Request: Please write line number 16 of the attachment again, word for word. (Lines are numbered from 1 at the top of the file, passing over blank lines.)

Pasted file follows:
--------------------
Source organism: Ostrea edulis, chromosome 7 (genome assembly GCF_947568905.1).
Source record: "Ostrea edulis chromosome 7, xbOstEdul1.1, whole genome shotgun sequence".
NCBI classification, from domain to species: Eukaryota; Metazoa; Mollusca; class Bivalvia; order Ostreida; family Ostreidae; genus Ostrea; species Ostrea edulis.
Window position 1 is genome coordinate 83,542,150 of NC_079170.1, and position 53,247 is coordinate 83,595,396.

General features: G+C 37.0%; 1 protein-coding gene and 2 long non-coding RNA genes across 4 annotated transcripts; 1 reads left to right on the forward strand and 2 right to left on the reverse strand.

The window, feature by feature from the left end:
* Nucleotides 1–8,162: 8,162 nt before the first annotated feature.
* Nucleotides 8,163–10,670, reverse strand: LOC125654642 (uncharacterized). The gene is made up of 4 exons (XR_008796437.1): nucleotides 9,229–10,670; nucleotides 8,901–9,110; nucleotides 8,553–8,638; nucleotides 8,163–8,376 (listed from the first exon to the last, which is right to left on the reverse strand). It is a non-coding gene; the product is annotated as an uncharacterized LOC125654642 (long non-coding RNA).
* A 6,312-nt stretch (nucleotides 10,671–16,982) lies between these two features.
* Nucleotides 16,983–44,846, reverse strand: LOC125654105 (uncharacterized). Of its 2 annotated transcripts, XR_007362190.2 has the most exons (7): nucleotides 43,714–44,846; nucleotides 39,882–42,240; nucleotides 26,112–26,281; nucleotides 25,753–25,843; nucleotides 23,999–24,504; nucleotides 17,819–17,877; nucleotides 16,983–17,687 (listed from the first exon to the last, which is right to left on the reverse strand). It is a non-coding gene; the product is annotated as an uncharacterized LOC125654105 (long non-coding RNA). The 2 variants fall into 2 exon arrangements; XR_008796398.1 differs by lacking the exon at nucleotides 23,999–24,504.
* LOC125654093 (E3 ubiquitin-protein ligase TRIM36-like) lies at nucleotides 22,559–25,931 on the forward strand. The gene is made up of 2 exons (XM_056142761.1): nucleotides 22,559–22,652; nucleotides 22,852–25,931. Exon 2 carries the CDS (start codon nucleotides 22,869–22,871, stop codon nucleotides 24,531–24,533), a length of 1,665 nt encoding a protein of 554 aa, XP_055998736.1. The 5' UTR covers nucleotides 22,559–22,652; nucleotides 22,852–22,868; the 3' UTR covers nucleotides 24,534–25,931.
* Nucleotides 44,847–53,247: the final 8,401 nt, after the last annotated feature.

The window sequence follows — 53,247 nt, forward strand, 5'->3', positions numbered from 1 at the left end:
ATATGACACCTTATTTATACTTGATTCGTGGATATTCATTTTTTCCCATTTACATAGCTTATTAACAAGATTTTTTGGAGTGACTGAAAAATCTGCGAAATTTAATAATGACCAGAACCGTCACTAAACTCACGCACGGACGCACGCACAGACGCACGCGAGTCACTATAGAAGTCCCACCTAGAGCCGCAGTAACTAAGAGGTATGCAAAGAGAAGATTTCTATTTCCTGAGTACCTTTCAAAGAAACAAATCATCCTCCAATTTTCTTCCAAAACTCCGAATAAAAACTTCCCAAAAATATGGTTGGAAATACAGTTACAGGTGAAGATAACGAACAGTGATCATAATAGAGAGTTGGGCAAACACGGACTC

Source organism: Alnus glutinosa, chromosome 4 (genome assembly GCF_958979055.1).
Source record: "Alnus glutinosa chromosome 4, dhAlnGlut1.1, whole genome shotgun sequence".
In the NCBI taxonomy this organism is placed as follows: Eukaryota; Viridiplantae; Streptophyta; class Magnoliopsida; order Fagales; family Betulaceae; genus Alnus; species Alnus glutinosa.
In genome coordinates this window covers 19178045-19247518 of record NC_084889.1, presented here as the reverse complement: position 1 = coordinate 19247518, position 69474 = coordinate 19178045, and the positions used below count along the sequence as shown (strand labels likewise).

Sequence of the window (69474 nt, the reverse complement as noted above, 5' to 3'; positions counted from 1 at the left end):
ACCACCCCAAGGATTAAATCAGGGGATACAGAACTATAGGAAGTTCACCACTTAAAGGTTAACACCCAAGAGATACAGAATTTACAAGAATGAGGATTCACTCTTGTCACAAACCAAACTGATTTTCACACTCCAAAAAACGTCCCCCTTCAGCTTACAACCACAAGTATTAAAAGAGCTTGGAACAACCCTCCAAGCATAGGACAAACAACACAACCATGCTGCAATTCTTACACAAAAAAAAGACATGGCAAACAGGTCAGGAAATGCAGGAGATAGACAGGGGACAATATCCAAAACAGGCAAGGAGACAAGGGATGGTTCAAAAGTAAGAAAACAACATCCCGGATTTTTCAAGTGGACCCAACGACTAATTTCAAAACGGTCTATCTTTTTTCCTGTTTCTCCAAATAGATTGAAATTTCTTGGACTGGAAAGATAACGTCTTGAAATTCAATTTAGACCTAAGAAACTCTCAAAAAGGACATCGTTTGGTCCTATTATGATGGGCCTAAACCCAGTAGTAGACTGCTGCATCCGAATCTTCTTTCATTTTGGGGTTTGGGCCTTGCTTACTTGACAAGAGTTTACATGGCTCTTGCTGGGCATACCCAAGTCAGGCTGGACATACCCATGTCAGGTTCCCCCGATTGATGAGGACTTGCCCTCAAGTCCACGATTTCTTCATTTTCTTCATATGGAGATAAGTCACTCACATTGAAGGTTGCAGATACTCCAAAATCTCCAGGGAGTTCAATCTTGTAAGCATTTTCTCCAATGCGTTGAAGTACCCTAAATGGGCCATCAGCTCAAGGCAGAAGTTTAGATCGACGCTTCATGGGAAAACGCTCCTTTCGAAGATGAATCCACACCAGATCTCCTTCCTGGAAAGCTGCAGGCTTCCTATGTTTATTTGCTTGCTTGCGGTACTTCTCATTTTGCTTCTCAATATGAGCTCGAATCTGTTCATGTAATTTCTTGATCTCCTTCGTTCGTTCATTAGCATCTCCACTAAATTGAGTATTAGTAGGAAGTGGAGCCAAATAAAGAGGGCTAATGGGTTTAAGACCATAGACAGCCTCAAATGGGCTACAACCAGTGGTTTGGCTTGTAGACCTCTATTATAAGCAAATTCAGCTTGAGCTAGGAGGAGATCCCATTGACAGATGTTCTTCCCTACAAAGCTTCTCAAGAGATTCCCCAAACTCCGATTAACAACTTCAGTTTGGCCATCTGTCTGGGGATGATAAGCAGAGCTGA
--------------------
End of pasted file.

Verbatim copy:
Source record: "Alnus glutinosa chromosome 4, dhAlnGlut1.1, whole genome shotgun sequence".